Last week in Parliament involved some inspiring and disappointing elements. On Monday Westminster Hall opened up for the first time since Parliament closed down in March. Two debates took place on that day, based on petitions that had gained more than 100,000 signatures. The first was inspiring in terms of the contributions from MPs who took part, in response to a petition entitled “Extend maternity leave by 3 months with pay in light of COVID-19”. The only Sussex MP who spoke was Tim Loughton, the MP for East Worthing and Shoreham. As it happens his constituency was the most supportive in Sussex to this petition although most other areas were close by. Tim was previously the Minister for children and families and his current roles include being chair of the “all-party parliamentary group for conception to age two: first 1001 days” and as the chair of the Parent-Infant Foundation charity which is referred to as the Parent Infant Partnership. All of these elements help to explain why it was good that he took part in the debate and his speech included the following words which were a significant part of what he said.
“It is a joy to be back in Westminster Hall. It is a joy to be the first bloke to speak in Westminster Hall after the lockdown.” ”Parents are facing extra pressures: school closures, with many parents who already had children facing having those children at home as well as going through pregnancy, confusion for employers and employees about what they are actually entitled to at work and what is safe for them to be able to work during pregnancy given the coronavirus considerations, and mixed access to childcare, as the hon. Lady said. There is also the added stress of not being able to have partners at crucial hospital appointments and scans, and in some cases even at birth, and there are some really tragic cases” “These are not ordinary times. Babies have become the forgotten part of the population during the pandemic. Over 330,000 babies have now been born in England during lockdown. Many new family members and parents have been isolated from extended family members. They have not had the usual loving care and support of grandparents around them.”
Sadly the response by Paul Scully, the business Minister who took part was very inadequate and he did not respond in any real way to either the MPs like Tim Loughton who took part in the debate or the 238,000 signatories for the petition. However this was a much more encouraging debate than the following one.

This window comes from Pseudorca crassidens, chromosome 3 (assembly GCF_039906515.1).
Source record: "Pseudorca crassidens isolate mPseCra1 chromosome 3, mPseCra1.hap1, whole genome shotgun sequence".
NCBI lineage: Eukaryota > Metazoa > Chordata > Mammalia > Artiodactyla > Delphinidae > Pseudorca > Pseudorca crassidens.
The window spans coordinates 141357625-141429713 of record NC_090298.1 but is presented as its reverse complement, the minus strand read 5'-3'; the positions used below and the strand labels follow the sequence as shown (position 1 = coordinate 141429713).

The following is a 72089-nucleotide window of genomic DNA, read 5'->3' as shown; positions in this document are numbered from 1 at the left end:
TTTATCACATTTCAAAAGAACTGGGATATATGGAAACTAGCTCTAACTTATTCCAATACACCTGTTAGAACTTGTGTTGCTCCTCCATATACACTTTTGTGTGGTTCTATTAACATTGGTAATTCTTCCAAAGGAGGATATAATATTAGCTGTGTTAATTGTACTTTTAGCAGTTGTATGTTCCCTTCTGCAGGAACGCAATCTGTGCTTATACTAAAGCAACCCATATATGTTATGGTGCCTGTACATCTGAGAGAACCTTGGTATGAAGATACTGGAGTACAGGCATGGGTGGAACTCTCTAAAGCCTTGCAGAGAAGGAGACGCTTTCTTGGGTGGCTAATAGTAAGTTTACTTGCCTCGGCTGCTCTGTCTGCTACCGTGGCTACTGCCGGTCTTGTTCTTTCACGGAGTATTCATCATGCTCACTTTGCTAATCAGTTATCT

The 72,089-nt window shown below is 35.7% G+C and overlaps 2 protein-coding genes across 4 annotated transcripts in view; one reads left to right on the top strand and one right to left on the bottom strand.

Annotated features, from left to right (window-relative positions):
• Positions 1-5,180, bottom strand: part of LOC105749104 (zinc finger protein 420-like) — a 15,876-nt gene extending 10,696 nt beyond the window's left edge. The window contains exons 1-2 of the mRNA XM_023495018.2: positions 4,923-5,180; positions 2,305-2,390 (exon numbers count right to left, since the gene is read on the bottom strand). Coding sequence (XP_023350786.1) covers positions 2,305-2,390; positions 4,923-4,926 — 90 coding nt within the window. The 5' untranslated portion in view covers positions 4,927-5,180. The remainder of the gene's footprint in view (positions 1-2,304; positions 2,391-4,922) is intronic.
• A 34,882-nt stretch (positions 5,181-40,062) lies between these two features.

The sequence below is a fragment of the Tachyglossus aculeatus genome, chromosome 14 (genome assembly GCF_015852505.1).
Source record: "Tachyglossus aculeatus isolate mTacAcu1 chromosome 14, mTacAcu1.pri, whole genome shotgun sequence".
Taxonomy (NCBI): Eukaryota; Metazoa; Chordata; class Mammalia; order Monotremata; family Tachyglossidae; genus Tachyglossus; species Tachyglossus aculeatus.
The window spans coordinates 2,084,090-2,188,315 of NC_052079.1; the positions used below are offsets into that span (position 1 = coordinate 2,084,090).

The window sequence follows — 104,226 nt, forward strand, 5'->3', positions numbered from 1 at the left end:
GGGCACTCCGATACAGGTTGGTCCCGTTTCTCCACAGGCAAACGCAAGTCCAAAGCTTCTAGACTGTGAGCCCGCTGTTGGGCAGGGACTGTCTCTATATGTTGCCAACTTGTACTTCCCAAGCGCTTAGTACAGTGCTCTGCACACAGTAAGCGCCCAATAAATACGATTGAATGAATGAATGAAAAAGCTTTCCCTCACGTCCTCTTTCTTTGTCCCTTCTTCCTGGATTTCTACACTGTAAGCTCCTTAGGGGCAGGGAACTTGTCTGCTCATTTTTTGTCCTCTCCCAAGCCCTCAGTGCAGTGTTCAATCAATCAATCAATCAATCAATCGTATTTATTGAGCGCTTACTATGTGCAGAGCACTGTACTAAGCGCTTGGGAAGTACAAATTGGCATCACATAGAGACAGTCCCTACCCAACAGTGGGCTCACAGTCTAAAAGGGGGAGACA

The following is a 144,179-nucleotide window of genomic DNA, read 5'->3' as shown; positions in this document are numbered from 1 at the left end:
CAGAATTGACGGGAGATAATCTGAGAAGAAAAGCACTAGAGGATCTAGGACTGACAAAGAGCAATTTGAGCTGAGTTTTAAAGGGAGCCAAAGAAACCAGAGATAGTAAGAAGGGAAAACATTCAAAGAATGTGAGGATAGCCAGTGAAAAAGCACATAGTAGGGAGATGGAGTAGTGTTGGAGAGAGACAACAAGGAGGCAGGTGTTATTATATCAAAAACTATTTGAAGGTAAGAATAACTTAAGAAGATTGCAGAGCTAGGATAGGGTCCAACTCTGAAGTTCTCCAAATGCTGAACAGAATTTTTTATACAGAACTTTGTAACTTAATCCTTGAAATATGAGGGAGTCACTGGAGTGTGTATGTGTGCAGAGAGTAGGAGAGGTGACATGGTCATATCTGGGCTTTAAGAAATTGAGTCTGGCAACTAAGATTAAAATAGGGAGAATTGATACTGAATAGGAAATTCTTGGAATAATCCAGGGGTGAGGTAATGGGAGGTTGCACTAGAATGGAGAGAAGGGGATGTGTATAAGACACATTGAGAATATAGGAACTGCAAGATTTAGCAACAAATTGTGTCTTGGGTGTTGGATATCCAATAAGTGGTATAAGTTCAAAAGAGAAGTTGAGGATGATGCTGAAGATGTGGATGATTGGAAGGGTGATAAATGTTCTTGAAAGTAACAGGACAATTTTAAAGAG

This involved three petitions including one that I signed, calling for an inquiry into the way in which the EU referendum had been handled by the Government. Sadly only 10 MPs took part in that debate, none of whom were from Sussex and only 3 seemed to be supportive of the petitions in terms of wanting to challenge the outcome of the referendum. That said one of the MPs who was not supportive of the need to change the outcome, perhaps because of the number of his constituents who voted to leave was Mike Hill from Hartlepool. He did at least agree that
“I would personally welcome a further independent inquiry, as the Government’s response to the Committee’s report has been lacklustre, at best, so far. I am sure all right hon. and hon. Members will agree that faith in public institutions is at rock bottom at the moment.”
A third element that caught my attention from last week also took place on Monday albeit in the main Chamber which demonstrates some challenges or barriers that prevent MPs from taking part in certain Parliamentary debates. Lloyd Russell-Moyle spoke three times in response to other MP comment and on the third time one of his colleagues said “He has been in the Chamber for only 20 minutes and this is his third intervention, but I will, of course, give way to him.” Lloyd then stated before carrying on with the debate “I did apply to speak, but I was refused by the Speaker’s Office, so I have been listening to the debate in my office.” Once he had finished the deputy speaker said “if he had submitted his name in time, he would have been on the list, so I do not quite understand. Perhaps he would like to come and see me and explain exactly what happened.” On Wednesday he explained “I put in the request late, and owing to the new rules that do not allow on-the-day requests, it was not down to your office’s discretion whether I could speak.” It appears that Parliamentary arrangements are deeply inadequate and given so few MPs spoke in the Westminster Hall debate, let us hope these matters will improve very soon!